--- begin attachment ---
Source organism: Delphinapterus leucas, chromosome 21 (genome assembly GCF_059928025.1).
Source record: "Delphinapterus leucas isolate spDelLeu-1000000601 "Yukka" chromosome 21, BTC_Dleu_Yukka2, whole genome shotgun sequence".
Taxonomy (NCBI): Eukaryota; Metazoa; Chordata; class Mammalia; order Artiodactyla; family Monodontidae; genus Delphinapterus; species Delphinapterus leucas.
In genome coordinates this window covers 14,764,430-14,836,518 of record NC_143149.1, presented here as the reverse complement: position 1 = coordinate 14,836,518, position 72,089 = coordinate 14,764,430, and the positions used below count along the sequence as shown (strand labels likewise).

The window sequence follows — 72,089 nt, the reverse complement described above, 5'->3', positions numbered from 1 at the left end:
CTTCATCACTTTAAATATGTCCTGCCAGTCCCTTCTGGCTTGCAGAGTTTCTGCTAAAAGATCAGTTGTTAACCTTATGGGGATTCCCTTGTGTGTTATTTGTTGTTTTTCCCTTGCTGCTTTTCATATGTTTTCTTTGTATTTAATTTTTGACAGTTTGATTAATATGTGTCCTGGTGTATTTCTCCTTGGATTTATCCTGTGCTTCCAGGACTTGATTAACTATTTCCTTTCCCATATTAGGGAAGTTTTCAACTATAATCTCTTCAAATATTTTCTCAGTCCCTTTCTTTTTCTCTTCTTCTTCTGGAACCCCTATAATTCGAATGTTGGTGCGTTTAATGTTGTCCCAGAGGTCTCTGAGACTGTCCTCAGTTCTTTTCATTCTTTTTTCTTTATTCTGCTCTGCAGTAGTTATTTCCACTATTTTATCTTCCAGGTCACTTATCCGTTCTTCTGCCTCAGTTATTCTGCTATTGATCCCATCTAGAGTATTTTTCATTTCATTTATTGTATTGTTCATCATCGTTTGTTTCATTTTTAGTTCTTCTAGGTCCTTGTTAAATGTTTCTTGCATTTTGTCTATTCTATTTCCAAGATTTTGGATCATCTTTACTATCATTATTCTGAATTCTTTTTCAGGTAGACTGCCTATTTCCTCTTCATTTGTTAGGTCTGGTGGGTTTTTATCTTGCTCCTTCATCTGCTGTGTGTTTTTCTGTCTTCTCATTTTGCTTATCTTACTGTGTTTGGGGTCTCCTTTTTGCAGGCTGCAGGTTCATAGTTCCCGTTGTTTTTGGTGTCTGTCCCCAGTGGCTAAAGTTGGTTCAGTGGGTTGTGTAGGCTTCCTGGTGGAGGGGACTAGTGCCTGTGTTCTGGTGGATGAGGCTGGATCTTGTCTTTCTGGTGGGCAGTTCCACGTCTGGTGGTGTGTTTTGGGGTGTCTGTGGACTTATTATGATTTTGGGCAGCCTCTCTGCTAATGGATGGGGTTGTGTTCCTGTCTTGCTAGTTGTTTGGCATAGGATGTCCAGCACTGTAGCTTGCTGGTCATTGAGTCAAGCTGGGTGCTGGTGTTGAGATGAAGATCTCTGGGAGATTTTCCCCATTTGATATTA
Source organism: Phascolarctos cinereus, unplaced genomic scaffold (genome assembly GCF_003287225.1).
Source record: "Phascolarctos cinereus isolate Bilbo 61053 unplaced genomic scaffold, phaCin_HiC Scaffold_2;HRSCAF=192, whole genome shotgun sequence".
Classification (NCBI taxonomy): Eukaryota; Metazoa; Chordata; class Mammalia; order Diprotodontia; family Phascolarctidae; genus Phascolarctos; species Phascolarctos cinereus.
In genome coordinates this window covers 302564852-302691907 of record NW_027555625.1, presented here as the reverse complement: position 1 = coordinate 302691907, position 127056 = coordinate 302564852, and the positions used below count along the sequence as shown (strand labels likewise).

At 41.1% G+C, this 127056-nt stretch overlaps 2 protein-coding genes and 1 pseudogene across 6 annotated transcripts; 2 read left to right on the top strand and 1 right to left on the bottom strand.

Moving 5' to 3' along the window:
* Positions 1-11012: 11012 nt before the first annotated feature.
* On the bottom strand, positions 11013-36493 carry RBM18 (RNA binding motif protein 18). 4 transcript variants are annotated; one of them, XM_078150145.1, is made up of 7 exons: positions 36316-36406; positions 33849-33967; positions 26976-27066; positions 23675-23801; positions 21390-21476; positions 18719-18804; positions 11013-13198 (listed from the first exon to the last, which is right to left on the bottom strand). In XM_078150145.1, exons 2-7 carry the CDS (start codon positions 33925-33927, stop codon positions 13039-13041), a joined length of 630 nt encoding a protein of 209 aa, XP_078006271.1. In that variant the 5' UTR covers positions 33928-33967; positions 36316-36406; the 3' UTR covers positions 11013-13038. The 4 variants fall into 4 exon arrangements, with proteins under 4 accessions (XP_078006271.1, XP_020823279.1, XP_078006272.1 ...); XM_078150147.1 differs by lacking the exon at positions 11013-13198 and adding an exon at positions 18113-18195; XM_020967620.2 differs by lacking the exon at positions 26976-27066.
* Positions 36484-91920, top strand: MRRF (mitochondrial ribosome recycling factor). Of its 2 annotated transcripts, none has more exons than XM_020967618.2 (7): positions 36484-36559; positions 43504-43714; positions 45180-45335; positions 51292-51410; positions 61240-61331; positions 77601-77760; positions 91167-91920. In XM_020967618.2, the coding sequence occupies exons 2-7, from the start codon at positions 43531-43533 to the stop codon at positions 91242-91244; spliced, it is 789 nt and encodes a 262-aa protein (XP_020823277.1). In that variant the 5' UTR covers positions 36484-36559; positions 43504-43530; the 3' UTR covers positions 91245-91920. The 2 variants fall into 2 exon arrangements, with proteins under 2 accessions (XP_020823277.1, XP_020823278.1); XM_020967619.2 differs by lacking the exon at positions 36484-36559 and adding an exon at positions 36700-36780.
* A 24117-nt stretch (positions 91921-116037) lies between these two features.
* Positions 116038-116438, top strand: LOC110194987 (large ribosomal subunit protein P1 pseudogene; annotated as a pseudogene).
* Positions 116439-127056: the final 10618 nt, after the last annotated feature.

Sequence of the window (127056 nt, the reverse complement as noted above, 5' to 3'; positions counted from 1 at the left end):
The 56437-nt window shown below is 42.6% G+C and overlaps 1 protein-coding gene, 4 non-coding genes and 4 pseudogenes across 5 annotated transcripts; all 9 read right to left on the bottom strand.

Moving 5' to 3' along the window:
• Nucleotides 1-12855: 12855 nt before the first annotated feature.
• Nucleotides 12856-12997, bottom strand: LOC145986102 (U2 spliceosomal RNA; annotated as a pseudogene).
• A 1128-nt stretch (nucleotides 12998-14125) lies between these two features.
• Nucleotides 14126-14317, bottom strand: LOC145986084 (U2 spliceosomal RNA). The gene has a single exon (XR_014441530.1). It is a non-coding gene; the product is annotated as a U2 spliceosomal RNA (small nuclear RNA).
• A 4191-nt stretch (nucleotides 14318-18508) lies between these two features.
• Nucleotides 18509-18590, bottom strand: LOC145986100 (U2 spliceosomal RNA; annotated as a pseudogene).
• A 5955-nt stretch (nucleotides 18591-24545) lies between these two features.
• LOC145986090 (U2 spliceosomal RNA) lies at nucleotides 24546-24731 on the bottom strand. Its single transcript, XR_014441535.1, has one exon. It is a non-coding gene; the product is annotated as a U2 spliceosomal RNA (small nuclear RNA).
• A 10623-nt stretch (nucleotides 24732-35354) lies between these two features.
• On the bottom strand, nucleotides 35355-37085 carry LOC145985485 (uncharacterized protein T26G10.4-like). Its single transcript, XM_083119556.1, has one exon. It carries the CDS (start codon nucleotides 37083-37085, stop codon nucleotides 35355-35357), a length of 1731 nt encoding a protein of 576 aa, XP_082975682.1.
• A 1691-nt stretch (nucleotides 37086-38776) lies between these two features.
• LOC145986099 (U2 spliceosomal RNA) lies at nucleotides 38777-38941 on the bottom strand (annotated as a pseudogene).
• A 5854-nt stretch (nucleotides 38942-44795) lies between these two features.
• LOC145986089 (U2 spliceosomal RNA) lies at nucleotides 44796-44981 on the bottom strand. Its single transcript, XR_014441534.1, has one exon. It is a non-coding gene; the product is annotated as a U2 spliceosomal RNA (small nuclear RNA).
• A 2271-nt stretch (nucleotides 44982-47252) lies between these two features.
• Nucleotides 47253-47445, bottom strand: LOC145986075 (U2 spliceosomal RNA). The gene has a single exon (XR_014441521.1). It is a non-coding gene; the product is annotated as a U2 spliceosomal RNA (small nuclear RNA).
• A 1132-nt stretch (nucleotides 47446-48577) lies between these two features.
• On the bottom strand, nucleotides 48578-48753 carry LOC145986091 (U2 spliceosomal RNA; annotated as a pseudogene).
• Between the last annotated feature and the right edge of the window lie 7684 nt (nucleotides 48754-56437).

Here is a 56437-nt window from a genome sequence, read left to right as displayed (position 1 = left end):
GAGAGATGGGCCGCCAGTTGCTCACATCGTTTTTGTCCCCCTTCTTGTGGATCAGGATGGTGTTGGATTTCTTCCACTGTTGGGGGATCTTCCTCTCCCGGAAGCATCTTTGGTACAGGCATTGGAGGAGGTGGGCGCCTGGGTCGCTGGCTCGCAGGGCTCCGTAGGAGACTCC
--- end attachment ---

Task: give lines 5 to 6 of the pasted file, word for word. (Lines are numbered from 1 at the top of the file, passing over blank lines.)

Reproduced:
The window sequence follows — 72,089 nt, the reverse complement described above, 5'->3', positions numbered from 1 at the left end:
CTTCATCACTTTAAATATGTCCTGCCAGTCCCTTCTGGCTTGCAGAGTTTCTGCTAAAAGATCAGTTGTTAACCTTATGGGGATTCCCTTGTGTGTTATTTGTTGTTTTTCCCTTGCTGCTTTTCATATGTTTTCTTTGTATTTAATTTTTGACAGTTTGATTAATATGTGTCCTGGTGTATTTCTCCTTGGATTTATCCTGTGCTTCCAGGACTTGATTAACTATTTCCTTTCCCATATTAGGGAAGTTTTCAACTATAATCTCTTCAAATATTTTCTCAGTCCCTTTCTTTTTCTCTTCTTCTTCTGGAACCCCTATAATTCGAATGTTGGTGCGTTTAATGTTGTCCCAGAGGTCTCTGAGACTGTCCTCAGTTCTTTTCATTCTTTTTTCTTTATTCTGCTCTGCAGTAGTTATTTCCACTATTTTATCTTCCAGGTCACTTATCCGTTCTTCTGCCTCAGTTATTCTGCTATTGATCCCATCTAGAGTATTTTTCATTTCATTTATTGTATTGTTCATCATCGTTTGTTTCATTTTTAGTTCTTCTAGGTCCTTGTTAAATGTTTCTTGCATTTTGTCTATTCTATTTCCAAGATTTTGGATCATCTTTACTATCATTATTCTGAATTCTTTTTCAGGTAGACTGCCTATTTCCTCTTCATTTGTTAGGTCTGGTGGGTTTTTATCTTGCTCCTTCATCTGCTGTGTGTTTTTCTGTCTTCTCATTTTGCTTATCTTACTGTGTTTGGGGTCTCCTTTTTGCAGGCTGCAGGTTCATAGTTCCCGTTGTTTTTGGTGTCTGTCCCCAGTGGCTAAAGTTGGTTCAGTGGGTTGTGTAGGCTTCCTGGTGGAGGGGACTAGTGCCTGTGTTCTGGTGGATGAGGCTGGATCTTGTCTTTCTGGTGGGCAGTTCCACGTCTGGTGGTGTGTTTTGGGGTGTCTGTGGACTTATTATGATTTTGGGCAGCCTCTCTGCTAATGGATGGGGTTGTGTTCCTGTCTTGCTAGTTGTTTGGCATAGGATGTCCAGCACTGTAGCTTGCTGGTCATTGAGTCAAGCTGGGTGCTGGTGTTGAGATGAAGATCTCTGGGAGATTTTCCCCATTTGATATTA